Heartache Child

by Brielle Kroner

She picks sunny daffodils,
and where each stem meets her
clasped fingers, the flowers on the
perimeter of the bouquet     perforate and

A girl never minding a violent harvest
             if she can keep the severed bodies
                         in a glass jar                each year.

She is the weeping willow, living a
low-hanging life, 

                       a tree that counts calendar days,
                                   a perennial child.

She laps burning water
from a black, snaking hose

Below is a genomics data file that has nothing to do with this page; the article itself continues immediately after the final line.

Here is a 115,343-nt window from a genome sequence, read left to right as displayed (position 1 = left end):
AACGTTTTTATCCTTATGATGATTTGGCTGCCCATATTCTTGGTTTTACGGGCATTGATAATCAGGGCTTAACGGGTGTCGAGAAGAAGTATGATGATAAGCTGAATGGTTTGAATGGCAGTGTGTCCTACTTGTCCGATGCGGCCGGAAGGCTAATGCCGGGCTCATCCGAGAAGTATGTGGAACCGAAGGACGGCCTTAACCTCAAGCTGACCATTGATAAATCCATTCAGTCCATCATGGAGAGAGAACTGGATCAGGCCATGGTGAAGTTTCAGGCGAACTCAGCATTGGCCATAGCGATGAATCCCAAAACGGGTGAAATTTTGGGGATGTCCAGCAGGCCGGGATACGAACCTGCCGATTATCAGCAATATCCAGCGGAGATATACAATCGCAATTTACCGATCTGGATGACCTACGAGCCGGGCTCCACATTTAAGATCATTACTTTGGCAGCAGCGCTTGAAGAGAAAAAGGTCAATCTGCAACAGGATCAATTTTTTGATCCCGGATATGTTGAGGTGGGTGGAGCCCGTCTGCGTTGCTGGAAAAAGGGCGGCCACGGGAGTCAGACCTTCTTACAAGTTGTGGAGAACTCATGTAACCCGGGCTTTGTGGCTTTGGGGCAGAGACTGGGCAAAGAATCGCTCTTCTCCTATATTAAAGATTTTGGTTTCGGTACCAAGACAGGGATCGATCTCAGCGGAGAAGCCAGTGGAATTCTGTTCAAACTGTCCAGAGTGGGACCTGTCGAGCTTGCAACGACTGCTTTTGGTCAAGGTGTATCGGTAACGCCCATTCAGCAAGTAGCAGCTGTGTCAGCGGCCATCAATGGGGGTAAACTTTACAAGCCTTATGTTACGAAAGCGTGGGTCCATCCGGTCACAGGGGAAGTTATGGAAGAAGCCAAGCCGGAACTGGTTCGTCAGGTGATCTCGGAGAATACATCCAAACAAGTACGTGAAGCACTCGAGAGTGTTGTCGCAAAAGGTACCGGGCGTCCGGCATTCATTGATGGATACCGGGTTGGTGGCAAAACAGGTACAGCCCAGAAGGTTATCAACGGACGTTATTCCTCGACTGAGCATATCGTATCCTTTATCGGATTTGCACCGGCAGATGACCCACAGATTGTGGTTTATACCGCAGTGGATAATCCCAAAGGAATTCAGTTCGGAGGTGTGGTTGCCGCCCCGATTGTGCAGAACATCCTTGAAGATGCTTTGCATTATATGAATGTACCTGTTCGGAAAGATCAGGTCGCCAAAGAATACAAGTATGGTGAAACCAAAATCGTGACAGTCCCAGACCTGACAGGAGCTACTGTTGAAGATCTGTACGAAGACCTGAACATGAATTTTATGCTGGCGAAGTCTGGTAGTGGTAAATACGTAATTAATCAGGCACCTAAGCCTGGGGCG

at the side of the house

 and the liquid fades first to nothing
                          (that invisible temperature)
then suddenly to a bright, groundwater cold
that hits her bare toes and shatters.

She walks a gravel drive,
welcoming the sting where shards of stone
           pierce the soles of her feet —
                                                                        a heartache

(a foot-ache) child

                           a girl longing to
                                      be born



Brielle Kroner is an M.A. and M.F.A. candidate for English and poetry at Arcadia university. They are a poet and nonfiction writer particularly enjoying the merging of and spaces between the two genres. They live outside Philadelphia with their partner and their cat.